Recorded as Sedge, Sedger, Setch, Sedgman, Sedgeman, and locationally Sedgefield, from the village of the same spelling in County Durham, and Sedgeworth or Sedgewood, the name means the same, a now lost village in the county of Norfolk, this is an early medieval English surname. It is usually occupational and sometimes residential for a thatcher, or one who worked with 'segge' or reeds for thatching and flooring or lived at a 'reedy' place. The early records of the University of Cambridge refer to a man called Brown who was employed as a 'seggeman', being responsible for 'thatching walls'. There are also other accounts in for instance 1439, which show wages paid to 'seggethakkers.' The very first recording is probably that of Osbert Segger of Suffolk in the Curia Regis rolls of the year 1200, but he is rapidly followed by Richard de la Seg of Devonshire in the year 1230, Thomas atte Set of Worcestershire in 1310, whilst Peter de Seggesfeld is recorded in the feudal documents for Durham. These are not dated but known to be of the same period. Later recordings in church registers of Greater London include Ann Sedger at St Dunstans in the East, Stepney, on August 23rd 1658, and Richard Sedgeman at St Lukes Chelsea on November 10th 1729.

Surnames reference. 2013.

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  • Sedge — may mean:Plants*Sedge, any of the numerous plants in the sedge family, Cyperaceae *Sedge or sweet sedge, a name for sweet flag ( Acorus calamus ), a marshland plant in the Acoraceae family *Sedge, a name for yellow flag iris ( Iris pseudacorus ) …   Wikipedia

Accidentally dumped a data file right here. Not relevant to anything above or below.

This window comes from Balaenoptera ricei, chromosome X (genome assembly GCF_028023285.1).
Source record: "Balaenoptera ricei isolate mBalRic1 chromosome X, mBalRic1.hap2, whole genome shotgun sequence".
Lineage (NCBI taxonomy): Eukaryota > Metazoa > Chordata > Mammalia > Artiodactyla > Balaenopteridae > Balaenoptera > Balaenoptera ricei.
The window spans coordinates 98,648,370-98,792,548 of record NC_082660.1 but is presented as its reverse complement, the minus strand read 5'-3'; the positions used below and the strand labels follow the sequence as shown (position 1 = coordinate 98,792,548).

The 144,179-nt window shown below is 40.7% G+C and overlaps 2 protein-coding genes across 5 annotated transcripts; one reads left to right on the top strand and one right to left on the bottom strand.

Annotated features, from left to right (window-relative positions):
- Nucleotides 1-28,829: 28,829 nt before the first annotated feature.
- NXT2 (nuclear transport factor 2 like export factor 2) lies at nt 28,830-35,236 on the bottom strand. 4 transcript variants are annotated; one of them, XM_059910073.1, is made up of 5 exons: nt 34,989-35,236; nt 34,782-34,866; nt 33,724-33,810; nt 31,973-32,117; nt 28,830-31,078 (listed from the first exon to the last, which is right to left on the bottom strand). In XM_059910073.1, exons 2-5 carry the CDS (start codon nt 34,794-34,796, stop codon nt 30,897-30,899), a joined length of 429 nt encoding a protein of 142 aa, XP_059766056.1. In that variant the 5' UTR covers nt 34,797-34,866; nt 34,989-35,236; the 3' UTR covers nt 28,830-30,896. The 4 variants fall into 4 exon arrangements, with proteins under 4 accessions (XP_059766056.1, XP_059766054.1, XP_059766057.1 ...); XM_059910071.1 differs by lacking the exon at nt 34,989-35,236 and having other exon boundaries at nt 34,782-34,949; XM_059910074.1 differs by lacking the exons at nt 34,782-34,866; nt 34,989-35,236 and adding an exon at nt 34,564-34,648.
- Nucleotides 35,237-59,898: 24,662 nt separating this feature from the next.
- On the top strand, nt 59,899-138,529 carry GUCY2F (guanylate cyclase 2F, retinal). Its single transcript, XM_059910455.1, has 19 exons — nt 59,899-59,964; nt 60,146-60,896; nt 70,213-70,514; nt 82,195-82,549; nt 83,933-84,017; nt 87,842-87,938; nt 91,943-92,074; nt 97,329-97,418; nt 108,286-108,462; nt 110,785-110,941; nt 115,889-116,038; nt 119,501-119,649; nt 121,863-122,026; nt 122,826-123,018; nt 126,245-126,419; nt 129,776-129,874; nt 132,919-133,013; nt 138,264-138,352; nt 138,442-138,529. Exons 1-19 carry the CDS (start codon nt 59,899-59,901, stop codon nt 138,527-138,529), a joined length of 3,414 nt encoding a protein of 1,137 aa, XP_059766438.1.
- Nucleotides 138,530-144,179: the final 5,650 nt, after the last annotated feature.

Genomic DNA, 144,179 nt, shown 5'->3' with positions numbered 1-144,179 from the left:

• Sedge — Sedge, n. [OE. segge, AS. secg; akin to LG. segge; probably named from its bladelike appearance, and akin to L. secare to cut, E. saw a cutting instrument; cf. Ir. seisg, W. hesg. Cf. {Hassock}, {Saw} the instrument.] 1. (Bot.) Any plant of the… …   The Collaborative International Dictionary of English

  • sedge — [sej] n. [ME segge < OE secg, akin to sagu, SAW1: from the shape of the leaves] any of the plants of the sedge family often found on wet ground or in water, having usually triangular, solid stems, three rows of narrow, pointed leaves, and… …   English World dictionary

  • sedge — [sedʒ] n [U] [: Old English; Origin: secg] a plant similar to grass that grows in wet ground and on the edge of rivers and lakes …   Dictionary of contemporary English

  • sedge — [ sedʒ ] noun uncount a plant like grass that grows in wet areas …   Usage of the words and phrases in modern English

  • sedge — (n.) coarse grass like plant growing in wet places, O.E. secg, from P.Gmc. *sagjoz (Cf. Low Ger. segge, Ger. Segge), from PIE root *sek cut (Cf. O.E. secg sword ), on notion of plant with cutting leaves (Cf. etymological sense of gladiolus, and… …   Etymology dictionary

  • sedge — ► NOUN ▪ a grass like plant with triangular stems and inconspicuous flowers, growing typically in wet ground. ORIGIN Old English …   English terms dictionary

  • sedge — noun Etymology: Middle English segge, from Old English secg; akin to Middle High German segge sedge, Old English sagu saw more at saw Date: before 12th century any of a family (Cyperaceae, the sedge family) of usually tufted monocotyledonous… …   New Collegiate Dictionary

  • sedge — /sej/, n. 1. any rushlike or grasslike plant of the genus Carex, growing in wet places. Cf. sedge family. 2. any plant of the sedge family. 3. siege (def. 5). [bef. 900; ME segge, OE secg; akin to SAW1; presumably so named from its sawlike edges] …   Universalium

  • sedge — n. 1 any grasslike plant of the genus Carex with triangular stems, usu. growing in wet areas. 2 an expanse of this plant. Phrases and idioms: sedge warbler (or wren) a small warbler, Acrocephalus schoenobaenus, that breeds in sedge. Derivatives:… …   Useful english dictionary

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